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Feeding Tubes Not Recommended for Patients with Dementia

Nursing home patients suffering from advanced dementia should be sustained through careful hand feeding in order to avoid potential serious health problems associated with gastric feeding tubes.

That is the position taken by the American Geriatrics Society (AGS).13722035422az6r

A  Naples personal injury attorney experienced in elder care knows the nursing industry suffers from an over-reliance on feeding tubes, which can result in a variety of medical complications.

Nursing home residents suffering from advanced dementia generally experience eating difficulties apart from the loss of memory, speech and other functions.

Nursing homes typically encourage the placement of gastric feeding tubes in dementia patients with acute eating problems because hand-feeding is more time-consuming for staff. Called percutaneous endoscopic gastrostomy (PEG), the procedure involves the insertion of a feeding tube through the skin of the abdomen and into the stomach.

You must understand that the insertion of a gastric feeding tube is a medical procedure that entails a risk of complications and requires informed consent by the patient or their caregiver. All too often, the families of patients with dementia find themselves pressured to consent to tube feeding without a full discussion of the alternatives.

Given these facts, it is not surprising that approximately 34 percent of U.S. nursing home patients with advanced dementia have feeding tubes.

But the AGS has concluded in a position paper that the evidence does not support the use of a feeding tube when hand feeding is an available alternative.

To the contrary, “studies consistently demonstrate a very high mortality in older adults with advanced dementia who have feeding tubes.”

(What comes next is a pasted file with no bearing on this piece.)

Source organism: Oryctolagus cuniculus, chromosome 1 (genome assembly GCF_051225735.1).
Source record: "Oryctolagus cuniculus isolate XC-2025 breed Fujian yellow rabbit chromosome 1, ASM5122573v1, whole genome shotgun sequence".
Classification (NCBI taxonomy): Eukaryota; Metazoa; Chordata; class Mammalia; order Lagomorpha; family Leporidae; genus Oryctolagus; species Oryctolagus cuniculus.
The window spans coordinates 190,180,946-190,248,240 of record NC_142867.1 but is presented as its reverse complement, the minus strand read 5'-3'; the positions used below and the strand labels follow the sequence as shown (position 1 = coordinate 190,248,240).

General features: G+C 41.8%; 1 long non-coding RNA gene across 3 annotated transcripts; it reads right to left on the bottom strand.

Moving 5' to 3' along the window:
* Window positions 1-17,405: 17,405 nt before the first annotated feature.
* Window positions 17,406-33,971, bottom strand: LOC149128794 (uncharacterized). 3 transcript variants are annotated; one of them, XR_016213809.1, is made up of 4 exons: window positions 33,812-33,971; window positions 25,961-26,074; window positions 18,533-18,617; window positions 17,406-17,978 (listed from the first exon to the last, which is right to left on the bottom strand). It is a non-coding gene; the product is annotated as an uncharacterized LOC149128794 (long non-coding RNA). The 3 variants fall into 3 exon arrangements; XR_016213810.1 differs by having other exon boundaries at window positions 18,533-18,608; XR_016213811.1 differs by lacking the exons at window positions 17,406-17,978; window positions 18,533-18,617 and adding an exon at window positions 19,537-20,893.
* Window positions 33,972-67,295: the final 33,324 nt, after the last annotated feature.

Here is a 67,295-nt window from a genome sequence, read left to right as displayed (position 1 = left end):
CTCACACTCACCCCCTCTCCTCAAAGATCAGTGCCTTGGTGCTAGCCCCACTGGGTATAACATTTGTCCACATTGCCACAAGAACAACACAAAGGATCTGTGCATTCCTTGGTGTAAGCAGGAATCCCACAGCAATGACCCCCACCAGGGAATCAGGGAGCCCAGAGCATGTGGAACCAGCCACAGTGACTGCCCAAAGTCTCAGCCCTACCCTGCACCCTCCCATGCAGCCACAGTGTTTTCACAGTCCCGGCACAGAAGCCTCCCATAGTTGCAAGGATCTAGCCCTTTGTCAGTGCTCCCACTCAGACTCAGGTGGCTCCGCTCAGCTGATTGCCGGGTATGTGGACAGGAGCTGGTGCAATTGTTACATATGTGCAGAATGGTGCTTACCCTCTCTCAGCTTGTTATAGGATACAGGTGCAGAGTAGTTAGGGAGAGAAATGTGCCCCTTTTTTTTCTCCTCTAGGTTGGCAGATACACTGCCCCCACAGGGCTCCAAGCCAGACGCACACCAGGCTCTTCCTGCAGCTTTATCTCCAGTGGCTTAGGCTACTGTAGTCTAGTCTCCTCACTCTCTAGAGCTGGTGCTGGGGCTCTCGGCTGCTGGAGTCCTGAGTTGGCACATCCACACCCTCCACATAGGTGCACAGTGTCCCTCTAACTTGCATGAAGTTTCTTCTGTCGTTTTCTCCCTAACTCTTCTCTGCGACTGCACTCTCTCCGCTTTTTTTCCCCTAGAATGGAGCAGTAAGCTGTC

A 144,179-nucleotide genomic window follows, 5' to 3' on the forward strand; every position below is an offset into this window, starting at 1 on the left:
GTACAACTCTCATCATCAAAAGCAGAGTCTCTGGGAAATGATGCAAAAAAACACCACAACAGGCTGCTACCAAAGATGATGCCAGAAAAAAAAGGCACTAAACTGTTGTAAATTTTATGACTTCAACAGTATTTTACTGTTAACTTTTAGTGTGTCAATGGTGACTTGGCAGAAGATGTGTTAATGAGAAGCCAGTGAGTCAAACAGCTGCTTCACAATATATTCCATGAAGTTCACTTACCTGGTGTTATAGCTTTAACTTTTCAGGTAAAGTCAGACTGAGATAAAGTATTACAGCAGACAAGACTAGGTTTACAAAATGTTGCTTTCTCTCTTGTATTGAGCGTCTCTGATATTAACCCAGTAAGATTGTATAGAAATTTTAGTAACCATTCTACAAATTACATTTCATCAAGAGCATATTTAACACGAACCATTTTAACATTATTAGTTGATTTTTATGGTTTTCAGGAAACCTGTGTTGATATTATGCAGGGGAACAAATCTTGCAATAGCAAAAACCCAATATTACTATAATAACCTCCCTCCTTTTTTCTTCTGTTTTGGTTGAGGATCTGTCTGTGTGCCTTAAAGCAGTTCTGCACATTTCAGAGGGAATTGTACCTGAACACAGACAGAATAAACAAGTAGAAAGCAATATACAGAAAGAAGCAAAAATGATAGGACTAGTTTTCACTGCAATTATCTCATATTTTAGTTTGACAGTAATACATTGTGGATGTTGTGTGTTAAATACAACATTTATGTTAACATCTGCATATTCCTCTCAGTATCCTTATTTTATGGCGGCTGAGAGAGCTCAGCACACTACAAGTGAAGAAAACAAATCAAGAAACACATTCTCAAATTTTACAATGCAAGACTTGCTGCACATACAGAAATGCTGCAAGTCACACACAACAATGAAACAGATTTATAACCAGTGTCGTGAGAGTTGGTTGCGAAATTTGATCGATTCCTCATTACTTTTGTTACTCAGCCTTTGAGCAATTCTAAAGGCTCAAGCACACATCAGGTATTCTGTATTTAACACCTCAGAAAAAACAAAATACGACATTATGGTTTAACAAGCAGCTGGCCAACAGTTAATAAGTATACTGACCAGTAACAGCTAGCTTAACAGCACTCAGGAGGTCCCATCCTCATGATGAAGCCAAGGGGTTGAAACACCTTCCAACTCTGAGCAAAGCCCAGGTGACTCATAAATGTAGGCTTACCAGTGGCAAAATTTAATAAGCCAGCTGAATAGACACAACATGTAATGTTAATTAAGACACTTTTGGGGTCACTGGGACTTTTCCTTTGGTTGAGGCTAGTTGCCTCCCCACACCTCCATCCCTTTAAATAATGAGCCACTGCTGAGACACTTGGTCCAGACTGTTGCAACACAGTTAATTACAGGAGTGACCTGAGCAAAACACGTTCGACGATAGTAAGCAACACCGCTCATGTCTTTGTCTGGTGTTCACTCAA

The loved ones of nursing home patients should understand the serious health problems associated with tube feeding.

Patients with feeding tubes often have been found to suffer from infection, worsening pressure ulcers and pressure wounds. Feeding tubes are also associated with an increase in the level of agitation experienced by a patient with dementia.

In addition to the risk of tube malfunction, tube feeding is also often associated with the increased use of physical and chemical restraints against the patient.

Moreover, studies have revealed that patients with advanced dementia and a feeding tube frequently find themselves being rushed to the emergency room for treatment of tube-related complications.

By contrast, hand feeding has been found to be just as effective as tube feeding in terms of patient comfort. In fact, careful oral feeding may be one of few remaining pleasures for a person with advanced dementia.

“Mealtime must be regarded as an event of importance, instead of a task that needs to be completed as soon as possible,” explained the AGS.

Like all medical procedures, the benefits and burdens of a feeding tube should be fully discussed with the patient’s family before consent is given.

The U.S. Supreme Court has ruled that artificial feeding is a form of “medical therapy” that, like any other medical therapy, can be started and stopped based on the wishes and values of the patient or their health care surrogate.

Nursing homes should honor the preferences of patients (as indicated by advance directives) or family members when it comes to tube feeding. Nursing homes should not exert pressure on family members to institute tube feeding when hand feeding is the better alternative for their loved ones.

If you need an experienced Naples personal injury lawyer, contact The Hollander Law Firm today for a free consultation at (888) 751-7770.